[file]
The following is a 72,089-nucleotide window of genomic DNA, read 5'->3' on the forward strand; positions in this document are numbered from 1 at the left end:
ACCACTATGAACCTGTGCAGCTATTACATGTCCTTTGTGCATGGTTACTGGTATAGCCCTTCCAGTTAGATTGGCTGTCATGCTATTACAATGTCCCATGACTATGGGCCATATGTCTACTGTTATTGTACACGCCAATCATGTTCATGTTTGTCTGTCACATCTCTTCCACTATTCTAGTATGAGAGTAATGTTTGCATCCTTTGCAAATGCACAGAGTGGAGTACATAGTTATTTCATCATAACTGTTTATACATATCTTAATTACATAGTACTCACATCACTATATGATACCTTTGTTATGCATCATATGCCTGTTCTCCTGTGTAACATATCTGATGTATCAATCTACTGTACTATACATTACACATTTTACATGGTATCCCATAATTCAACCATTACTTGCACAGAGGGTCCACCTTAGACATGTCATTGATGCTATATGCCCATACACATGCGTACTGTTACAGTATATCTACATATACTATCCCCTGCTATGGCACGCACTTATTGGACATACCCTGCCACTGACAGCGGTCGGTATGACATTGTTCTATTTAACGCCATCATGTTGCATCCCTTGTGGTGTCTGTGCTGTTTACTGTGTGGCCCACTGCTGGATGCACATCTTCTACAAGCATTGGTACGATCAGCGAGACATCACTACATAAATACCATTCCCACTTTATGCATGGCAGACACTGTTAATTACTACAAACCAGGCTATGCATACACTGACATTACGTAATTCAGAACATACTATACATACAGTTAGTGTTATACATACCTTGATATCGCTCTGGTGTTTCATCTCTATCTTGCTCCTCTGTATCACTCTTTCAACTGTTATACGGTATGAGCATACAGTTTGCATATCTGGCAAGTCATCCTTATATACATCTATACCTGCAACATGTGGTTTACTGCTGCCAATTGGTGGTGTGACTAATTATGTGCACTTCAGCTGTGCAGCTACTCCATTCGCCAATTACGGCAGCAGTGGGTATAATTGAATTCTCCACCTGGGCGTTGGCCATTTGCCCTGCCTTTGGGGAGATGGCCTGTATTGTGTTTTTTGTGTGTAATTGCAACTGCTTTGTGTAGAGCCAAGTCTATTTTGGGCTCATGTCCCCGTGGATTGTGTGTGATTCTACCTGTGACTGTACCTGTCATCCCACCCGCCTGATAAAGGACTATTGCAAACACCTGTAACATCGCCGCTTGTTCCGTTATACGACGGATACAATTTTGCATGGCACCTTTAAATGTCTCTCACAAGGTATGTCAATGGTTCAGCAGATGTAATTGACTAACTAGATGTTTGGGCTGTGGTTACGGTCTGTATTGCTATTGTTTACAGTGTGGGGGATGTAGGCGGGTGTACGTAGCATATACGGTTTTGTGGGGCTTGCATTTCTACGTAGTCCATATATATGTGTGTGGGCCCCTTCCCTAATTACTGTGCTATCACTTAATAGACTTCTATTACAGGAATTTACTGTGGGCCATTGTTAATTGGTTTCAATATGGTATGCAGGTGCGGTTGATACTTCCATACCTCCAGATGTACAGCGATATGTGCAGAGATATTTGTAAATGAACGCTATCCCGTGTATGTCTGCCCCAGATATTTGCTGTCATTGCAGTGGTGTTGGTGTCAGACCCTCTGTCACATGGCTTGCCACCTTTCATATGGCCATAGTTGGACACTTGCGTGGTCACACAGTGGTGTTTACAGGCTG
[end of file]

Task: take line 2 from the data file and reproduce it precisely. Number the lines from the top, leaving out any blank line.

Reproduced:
ACCACTATGAACCTGTGCAGCTATTACATGTCCTTTGTGCATGGTTACTGGTATAGCCCTTCCAGTTAGATTGGCTGTCATGCTATTACAATGTCCCATGACTATGGGCCATATGTCTACTGTTATTGTACACGCCAATCATGTTCATGTTTGTCTGTCACATCTCTTCCACTATTCTAGTATGAGAGTAATGTTTGCATCCTTTGCAAATGCACAGAGTGGAGTACATAGTTATTTCATCATAACTGTTTATACATATCTTAATTACATAGTACTCACATCACTATATGATACCTTTGTTATGCATCATATGCCTGTTCTCCTGTGTAACATATCTGATGTATCAATCTACTGTACTATACATTACACATTTTACATGGTATCCCATAATTCAACCATTACTTGCACAGAGGGTCCACCTTAGACATGTCATTGATGCTATATGCCCATACACATGCGTACTGTTACAGTATATCTACATATACTATCCCCTGCTATGGCACGCACTTATTGGACATACCCTGCCACTGACAGCGGTCGGTATGACATTGTTCTATTTAACGCCATCATGTTGCATCCCTTGTGGTGTCTGTGCTGTTTACTGTGTGGCCCACTGCTGGATGCACATCTTCTACAAGCATTGGTACGATCAGCGAGACATCACTACATAAATACCATTCCCACTTTATGCATGGCAGACACTGTTAATTACTACAAACCAGGCTATGCATACACTGACATTACGTAATTCAGAACATACTATACATACAGTTAGTGTTATACATACCTTGATATCGCTCTGGTGTTTCATCTCTATCTTGCTCCTCTGTATCACTCTTTCAACTGTTATACGGTATGAGCATACAGTTTGCATATCTGGCAAGTCATCCTTATATACATCTATACCTGCAACATGTGGTTTACTGCTGCCAATTGGTGGTGTGACTAATTATGTGCACTTCAGCTGTGCAGCTACTCCATTCGCCAATTACGGCAGCAGTGGGTATAATTGAATTCTCCACCTGGGCGTTGGCCATTTGCCCTGCCTTTGGGGAGATGGCCTGTATTGTGTTTTTTGTGTGTAATTGCAACTGCTTTGTGTAGAGCCAAGTCTATTTTGGGCTCATGTCCCCGTGGATTGTGTGTGATTCTACCTGTGACTGTACCTGTCATCCCACCCGCCTGATAAAGGACTATTGCAAACACCTGTAACATCGCCGCTTGTTCCGTTATACGACGGATACAATTTTGCATGGCACCTTTAAATGTCTCTCACAAGGTATGTCAATGGTTCAGCAGATGTAATTGACTAACTAGATGTTTGGGCTGTGGTTACGGTCTGTATTGCTATTGTTTACAGTGTGGGGGATGTAGGCGGGTGTACGTAGCATATACGGTTTTGTGGGGCTTGCATTTCTACGTAGTCCATATATATGTGTGTGGGCCCCTTCCCTAATTACTGTGCTATCACTTAATAGACTTCTATTACAGGAATTTACTGTGGGCCATTGTTAATTGGTTTCAATATGGTATGCAGGTGCGGTTGATACTTCCATACCTCCAGATGTACAGCGATATGTGCAGAGATATTTGTAAATGAACGCTATCCCGTGTATGTCTGCCCCAGATATTTGCTGTCATTGCAGTGGTGTTGGTGTCAGACCCTCTGTCACATGGCTTGCCACCTTTCATATGGCCATAGTTGGACACTTGCGTGGTCACACAGTGGTGTTTACAGGCTG